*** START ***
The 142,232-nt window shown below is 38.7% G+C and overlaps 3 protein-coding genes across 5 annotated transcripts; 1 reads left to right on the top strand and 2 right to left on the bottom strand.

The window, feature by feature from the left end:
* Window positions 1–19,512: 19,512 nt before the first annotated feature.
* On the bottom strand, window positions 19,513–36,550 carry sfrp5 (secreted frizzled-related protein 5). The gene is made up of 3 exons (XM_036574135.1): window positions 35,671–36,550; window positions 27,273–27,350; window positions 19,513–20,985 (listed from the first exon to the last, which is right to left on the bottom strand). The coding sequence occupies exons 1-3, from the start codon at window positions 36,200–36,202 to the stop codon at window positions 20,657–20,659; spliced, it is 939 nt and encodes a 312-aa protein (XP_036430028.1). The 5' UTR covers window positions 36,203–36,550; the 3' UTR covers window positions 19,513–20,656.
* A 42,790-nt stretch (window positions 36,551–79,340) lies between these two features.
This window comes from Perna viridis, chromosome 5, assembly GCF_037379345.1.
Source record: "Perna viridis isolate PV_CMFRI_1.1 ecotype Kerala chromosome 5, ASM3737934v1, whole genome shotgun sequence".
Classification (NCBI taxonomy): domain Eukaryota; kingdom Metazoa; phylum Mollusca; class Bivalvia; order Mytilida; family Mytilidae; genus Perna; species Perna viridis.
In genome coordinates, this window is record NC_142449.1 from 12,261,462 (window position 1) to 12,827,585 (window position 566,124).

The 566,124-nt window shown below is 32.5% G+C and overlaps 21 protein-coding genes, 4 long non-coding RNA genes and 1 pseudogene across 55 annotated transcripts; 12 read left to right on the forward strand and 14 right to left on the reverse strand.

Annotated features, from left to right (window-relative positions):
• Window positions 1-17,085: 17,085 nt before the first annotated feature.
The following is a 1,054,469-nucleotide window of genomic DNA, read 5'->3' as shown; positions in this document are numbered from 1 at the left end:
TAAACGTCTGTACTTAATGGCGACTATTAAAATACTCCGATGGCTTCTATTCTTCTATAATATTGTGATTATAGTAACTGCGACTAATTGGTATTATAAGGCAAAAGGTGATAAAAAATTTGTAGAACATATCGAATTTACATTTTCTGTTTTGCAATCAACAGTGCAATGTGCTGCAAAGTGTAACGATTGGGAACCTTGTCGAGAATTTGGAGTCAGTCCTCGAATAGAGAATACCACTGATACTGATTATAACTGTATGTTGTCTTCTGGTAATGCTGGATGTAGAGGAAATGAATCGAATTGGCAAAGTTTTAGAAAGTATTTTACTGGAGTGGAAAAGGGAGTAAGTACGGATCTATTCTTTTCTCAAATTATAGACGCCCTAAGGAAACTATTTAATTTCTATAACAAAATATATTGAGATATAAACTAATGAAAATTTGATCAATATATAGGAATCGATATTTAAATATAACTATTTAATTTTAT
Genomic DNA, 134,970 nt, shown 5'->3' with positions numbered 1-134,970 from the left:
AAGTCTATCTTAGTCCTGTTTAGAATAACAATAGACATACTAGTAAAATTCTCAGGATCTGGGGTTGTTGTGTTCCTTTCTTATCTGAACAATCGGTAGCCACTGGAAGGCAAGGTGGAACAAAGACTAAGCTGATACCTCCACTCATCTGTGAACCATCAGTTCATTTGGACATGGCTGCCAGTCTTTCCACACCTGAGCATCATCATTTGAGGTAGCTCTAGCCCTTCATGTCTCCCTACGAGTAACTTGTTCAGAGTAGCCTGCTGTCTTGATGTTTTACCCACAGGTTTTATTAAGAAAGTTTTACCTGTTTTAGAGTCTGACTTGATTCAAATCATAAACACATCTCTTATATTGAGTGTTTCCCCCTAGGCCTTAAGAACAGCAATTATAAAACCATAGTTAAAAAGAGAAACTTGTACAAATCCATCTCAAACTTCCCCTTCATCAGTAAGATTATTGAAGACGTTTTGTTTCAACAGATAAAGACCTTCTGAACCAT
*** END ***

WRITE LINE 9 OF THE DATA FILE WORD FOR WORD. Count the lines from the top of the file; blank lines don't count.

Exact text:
In genome coordinates, this window is record NC_142449.1 from 12,261,462 (window position 1) to 12,827,585 (window position 566,124).